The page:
Walking along a woodland trail in the spring, one often misses the little violets, unless he or she has a keen eye and especially searches for them. Often they hide among the grasses and other vegetation beneath the trees, shrubs, and taller herbs. Yet, closer examination will yield an exclamation of the wonderful design in the individual flowers.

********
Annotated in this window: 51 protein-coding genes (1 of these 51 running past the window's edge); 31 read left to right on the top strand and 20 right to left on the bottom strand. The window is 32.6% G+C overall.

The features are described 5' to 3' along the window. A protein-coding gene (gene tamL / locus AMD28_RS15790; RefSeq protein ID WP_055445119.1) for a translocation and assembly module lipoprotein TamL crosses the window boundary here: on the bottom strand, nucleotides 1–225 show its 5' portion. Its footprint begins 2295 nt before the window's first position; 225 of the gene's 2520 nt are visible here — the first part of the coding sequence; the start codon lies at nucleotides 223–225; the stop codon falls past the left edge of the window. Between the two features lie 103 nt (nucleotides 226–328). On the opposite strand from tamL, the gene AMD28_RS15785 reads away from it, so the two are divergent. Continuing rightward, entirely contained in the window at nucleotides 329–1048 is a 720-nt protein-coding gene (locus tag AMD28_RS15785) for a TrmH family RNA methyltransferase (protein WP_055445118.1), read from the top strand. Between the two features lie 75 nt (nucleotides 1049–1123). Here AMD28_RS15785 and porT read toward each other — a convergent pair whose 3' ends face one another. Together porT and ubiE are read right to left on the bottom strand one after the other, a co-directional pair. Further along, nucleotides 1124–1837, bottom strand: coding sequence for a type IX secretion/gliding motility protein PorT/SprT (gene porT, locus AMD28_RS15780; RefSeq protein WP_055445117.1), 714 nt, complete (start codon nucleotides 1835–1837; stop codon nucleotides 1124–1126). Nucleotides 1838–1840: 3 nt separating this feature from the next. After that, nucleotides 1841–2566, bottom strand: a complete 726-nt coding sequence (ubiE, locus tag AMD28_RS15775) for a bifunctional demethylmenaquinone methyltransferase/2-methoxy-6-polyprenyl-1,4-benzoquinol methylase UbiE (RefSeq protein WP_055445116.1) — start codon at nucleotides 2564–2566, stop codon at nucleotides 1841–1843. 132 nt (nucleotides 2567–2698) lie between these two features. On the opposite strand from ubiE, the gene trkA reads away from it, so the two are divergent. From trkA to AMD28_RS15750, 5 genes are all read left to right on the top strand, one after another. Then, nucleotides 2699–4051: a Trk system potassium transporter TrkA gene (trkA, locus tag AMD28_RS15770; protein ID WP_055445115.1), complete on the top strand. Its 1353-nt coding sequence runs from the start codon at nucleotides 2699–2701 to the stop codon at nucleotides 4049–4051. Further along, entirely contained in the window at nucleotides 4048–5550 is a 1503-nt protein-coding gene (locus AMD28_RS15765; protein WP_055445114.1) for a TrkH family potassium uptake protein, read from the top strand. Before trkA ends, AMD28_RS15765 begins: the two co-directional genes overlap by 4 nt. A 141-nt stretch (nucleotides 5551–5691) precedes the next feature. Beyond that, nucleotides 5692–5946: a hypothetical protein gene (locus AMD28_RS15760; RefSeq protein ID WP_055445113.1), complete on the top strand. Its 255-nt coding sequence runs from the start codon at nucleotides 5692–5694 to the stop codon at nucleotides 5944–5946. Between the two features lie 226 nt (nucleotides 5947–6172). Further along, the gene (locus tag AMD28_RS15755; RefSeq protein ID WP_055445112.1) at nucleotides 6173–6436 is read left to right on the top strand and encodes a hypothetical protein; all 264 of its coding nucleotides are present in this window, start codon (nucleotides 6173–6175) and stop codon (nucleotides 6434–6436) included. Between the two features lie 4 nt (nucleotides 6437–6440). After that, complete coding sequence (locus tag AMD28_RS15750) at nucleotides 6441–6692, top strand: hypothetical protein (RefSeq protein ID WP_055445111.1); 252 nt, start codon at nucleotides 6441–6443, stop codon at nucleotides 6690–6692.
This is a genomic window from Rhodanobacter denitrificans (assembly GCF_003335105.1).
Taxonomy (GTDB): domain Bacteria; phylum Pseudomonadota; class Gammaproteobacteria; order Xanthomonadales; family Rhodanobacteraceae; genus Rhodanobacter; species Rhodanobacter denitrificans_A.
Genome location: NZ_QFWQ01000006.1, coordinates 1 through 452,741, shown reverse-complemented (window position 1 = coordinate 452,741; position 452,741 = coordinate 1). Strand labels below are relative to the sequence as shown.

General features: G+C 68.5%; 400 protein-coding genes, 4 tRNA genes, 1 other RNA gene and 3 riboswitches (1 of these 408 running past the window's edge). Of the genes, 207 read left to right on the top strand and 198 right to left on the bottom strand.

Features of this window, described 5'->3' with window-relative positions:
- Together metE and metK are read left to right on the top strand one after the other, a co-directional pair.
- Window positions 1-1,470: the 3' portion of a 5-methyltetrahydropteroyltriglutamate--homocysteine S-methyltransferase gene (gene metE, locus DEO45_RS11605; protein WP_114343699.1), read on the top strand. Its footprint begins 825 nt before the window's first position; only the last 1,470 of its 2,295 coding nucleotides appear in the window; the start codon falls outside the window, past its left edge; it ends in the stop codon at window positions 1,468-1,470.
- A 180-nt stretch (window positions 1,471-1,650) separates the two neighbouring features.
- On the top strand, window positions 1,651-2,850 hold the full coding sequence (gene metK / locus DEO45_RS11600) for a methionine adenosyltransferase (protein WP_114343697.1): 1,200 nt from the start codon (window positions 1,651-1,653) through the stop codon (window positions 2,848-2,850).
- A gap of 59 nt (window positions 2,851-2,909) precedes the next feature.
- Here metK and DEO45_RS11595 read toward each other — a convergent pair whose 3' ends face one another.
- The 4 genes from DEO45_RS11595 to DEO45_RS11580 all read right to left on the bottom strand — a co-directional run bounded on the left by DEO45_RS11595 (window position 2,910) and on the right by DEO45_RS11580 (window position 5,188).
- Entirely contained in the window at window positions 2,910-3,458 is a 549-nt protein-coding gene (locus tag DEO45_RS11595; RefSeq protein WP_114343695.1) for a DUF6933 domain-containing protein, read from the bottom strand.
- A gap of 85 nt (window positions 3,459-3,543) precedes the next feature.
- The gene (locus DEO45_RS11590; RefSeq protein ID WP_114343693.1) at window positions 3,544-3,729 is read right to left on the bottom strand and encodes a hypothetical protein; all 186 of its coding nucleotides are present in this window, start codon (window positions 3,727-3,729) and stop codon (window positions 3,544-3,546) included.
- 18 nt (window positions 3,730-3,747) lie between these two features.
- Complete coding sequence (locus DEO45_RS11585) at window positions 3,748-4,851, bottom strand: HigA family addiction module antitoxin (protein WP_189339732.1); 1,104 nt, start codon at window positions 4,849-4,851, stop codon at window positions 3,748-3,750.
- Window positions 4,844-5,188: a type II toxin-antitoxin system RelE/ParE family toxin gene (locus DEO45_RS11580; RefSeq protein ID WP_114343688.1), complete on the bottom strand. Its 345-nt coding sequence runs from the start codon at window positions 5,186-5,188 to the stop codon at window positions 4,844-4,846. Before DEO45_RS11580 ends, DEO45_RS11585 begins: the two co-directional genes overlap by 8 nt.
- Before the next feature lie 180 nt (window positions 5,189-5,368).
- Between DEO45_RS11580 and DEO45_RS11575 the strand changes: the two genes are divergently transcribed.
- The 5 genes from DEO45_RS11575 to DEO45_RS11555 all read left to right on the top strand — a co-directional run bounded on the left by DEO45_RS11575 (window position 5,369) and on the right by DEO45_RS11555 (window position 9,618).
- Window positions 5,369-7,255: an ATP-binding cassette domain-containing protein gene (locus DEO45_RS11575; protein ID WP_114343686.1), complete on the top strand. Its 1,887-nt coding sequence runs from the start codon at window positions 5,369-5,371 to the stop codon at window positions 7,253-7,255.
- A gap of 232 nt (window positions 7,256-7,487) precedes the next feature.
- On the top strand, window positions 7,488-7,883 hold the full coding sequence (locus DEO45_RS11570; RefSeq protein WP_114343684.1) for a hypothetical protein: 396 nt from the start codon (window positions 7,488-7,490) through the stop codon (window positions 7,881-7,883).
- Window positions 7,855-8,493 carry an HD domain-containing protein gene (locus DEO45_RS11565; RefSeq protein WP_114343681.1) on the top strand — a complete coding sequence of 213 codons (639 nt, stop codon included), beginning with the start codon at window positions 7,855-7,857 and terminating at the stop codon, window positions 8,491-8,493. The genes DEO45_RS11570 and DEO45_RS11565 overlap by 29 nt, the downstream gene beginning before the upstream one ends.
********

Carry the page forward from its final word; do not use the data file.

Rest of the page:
These plants are perennial herbs, and most species of violets produce two types of flowers: those blooming in the spring and early summer are showy, and “. . . if no seed is produced, the plant develops much smaller flowers in autumn.” 1 These later flowers botanists often call cleistogamous flowers.  More on this term later…

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